When fans were told a big surprise was in store for team’s centennial ceremony, many speculated that Dave Keon was about to become only the third ever Leaf to have his jersey number retired by the organization – a break from the previous club policy of only honouring numbers except in rare circumstances such as Bill Barilko’s unexpected disappearance in 1951.
It turns out all seventeen honoured Leaf greats, all of whom – save Keon – were unaware until the ceremony started, were getting their numbers retired. Gone are the days of watching the likes of Jonas Hoglund, Darby Hendrickson and Matt Stajan wear Dave Keon’s #14, or Colby Armstrong sport Ted Kennedy’s #9, or Garnet Exelby don Tim Horton and King Clancy’s #7. Long overdue, to say the least.
A great read from @VintageLeaf
on Keon from earlier this yr.
— Maple Leafs Hotstove (@LeafsNews) October 15, 2016
Unlike some past Leaf teams on ceremony nights, Toronto came out flying once the game started, showing the emotion you expect to see from the home team in a home opener. Nazem Kadri fought David Backes, and acquitted himself well, in a rematch from last season’s visit to St. Louis. On the following shift, Mitch Marner took a healthy run at Brad Marchand, drawing a powerplay for the Leafs. A three-goal first period, powered by Connor Brown’s first of the season, Mitch Marner’s first NHL goal, and new #25 James van Riemsdyk’s first of the year, put the Leafs in the driver’s seat.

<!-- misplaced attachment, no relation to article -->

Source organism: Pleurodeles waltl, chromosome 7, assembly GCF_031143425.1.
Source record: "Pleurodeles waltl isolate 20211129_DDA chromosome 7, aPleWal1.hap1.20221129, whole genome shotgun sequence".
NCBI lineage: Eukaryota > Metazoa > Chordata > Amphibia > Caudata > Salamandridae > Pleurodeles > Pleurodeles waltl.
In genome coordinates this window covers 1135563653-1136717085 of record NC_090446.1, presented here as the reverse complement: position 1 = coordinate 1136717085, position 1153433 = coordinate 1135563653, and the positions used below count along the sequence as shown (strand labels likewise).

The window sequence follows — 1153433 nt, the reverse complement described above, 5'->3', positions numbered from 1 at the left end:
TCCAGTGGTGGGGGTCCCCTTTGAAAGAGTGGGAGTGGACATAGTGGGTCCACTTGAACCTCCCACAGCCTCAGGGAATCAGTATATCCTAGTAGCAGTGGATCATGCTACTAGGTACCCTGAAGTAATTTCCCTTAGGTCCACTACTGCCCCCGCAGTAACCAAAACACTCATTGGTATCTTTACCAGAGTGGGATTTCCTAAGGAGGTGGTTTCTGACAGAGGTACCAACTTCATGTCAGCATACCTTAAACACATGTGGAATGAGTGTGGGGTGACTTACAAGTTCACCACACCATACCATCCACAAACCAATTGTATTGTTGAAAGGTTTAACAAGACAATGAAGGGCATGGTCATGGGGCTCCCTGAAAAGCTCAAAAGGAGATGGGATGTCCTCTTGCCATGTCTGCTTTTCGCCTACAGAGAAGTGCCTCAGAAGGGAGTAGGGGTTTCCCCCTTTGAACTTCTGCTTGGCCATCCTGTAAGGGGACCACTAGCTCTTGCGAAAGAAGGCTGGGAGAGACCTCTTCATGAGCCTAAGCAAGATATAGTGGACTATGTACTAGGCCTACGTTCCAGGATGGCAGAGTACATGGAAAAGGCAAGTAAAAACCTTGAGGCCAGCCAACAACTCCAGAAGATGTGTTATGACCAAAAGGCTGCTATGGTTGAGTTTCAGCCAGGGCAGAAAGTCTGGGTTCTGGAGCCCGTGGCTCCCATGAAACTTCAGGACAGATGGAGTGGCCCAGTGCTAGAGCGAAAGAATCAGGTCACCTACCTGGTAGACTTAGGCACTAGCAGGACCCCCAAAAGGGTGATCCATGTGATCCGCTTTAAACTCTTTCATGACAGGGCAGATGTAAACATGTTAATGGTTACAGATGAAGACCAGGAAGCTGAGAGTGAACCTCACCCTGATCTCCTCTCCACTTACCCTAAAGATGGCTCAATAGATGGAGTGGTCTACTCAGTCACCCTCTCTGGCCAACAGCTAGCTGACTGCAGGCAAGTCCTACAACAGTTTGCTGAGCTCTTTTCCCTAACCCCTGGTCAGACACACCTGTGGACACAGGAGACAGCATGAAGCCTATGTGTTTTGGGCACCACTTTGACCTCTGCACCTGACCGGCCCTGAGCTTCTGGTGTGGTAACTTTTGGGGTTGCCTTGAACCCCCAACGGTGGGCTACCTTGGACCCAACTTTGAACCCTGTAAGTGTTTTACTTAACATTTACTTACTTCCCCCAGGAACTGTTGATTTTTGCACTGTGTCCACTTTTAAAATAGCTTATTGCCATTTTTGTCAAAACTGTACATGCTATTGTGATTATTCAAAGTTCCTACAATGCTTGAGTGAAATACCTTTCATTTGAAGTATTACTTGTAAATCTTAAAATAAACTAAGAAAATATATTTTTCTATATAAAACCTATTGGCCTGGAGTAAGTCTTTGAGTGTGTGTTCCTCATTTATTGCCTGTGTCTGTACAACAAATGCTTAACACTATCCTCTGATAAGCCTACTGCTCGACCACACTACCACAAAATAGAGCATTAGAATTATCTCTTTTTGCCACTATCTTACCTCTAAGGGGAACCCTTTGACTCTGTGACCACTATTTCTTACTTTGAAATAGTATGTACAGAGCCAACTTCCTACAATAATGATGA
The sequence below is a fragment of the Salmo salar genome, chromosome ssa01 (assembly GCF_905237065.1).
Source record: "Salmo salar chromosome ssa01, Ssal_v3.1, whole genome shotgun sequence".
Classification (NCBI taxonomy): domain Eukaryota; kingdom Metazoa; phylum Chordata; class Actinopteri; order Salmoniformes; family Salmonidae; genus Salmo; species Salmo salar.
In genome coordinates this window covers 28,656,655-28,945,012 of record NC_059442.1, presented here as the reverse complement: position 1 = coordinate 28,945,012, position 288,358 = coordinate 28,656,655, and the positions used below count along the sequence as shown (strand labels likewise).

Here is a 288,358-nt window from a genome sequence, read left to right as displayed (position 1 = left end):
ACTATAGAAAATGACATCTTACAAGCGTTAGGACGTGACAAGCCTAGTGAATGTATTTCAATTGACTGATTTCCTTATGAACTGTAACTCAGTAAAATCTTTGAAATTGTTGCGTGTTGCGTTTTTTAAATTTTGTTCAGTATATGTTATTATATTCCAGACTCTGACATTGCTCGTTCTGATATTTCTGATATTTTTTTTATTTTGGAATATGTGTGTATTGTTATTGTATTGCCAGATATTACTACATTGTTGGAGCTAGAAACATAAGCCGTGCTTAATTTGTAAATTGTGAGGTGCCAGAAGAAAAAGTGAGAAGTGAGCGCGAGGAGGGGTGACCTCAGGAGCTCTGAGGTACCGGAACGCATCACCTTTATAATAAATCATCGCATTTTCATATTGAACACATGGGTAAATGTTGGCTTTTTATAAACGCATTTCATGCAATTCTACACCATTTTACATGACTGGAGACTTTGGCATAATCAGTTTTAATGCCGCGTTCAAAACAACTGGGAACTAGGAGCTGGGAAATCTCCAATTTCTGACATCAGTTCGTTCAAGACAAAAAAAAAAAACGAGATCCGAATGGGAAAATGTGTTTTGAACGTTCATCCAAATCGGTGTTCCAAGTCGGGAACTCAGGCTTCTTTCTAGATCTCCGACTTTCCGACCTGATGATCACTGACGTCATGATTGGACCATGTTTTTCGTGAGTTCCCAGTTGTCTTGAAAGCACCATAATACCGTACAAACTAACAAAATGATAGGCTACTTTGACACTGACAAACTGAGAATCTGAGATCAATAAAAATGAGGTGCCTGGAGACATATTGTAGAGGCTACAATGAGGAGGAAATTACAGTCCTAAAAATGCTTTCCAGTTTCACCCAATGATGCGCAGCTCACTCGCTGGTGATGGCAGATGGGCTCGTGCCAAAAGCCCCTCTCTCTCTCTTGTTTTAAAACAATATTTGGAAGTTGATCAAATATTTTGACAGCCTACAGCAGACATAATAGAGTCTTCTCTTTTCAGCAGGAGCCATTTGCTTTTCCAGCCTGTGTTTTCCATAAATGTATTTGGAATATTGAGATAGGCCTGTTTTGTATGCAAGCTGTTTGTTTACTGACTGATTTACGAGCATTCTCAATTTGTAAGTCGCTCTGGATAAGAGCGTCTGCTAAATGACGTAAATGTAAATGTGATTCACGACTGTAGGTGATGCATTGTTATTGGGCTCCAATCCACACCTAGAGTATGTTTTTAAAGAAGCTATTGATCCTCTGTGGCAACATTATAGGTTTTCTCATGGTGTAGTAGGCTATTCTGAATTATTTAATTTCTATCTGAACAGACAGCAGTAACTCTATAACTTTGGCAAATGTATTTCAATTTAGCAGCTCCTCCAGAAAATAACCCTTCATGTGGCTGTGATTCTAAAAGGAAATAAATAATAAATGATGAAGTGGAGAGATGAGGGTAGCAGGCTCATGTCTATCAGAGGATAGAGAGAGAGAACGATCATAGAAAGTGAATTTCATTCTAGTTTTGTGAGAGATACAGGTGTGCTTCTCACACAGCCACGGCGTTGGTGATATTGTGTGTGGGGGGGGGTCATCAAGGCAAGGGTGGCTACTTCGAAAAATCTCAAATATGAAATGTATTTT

It also marked a second NHL record in as many games for the Leafs, another involving their young talent. The Toronto Maple Leafs of 2016-17 became the first team in the NHL’s expansion era to have its first six goals of the regular season scored by rookies (Auston Matthews x4, Connor Brown, Mitch Marner).
After a late first-period powerplay marker by David Pastrnak kept things interesting, the Maple Leafs let off a little in the second period with the long change. There was some exciting, back-and-forth, track-meet style hockey, but the Leafs were outpossessed 63/37 at even strength in the second period, and had Frederik Andersen’s best period in his young Leaf career to thank for keeping the difference at two.
The Leafs came out with more jump in the third following adjustments at the intermission, and played a solid period with the lead, splitting possession evenly overall and generating a number of shifts with sustained periods of offensive zone time. A Milan Michalek tip-in off a Morgan Rielly slap-pass put the game to bed, with only a Zdeno Chara outburst on Matt Martin (drawing an instigator penalty) to note following the 4-1 goal.
The Leafs move to 1-0-1 on the season, and now take a three-day break before hitting the road for a tough three-games-in-four-nights stretch against the Jets, Wild and Blackhawks starting Wednesday in Winnipeg.
- The powerplay moved to 0 for 8 through two games, and looks like a major work in progress in the early going. Jim Hiller and his units will have to find an answer for when their PK opposition, as the Bruins did, adjust to take away the drop play on zone entries. The Leafs struggled to cleanly set up the zone at times, and they were predictable and uncreative when they did set up successfully, unable to adjust to the Bruins pressuring the half wall and the points aggressively. Just three shots on goal in eight powerplay minutes.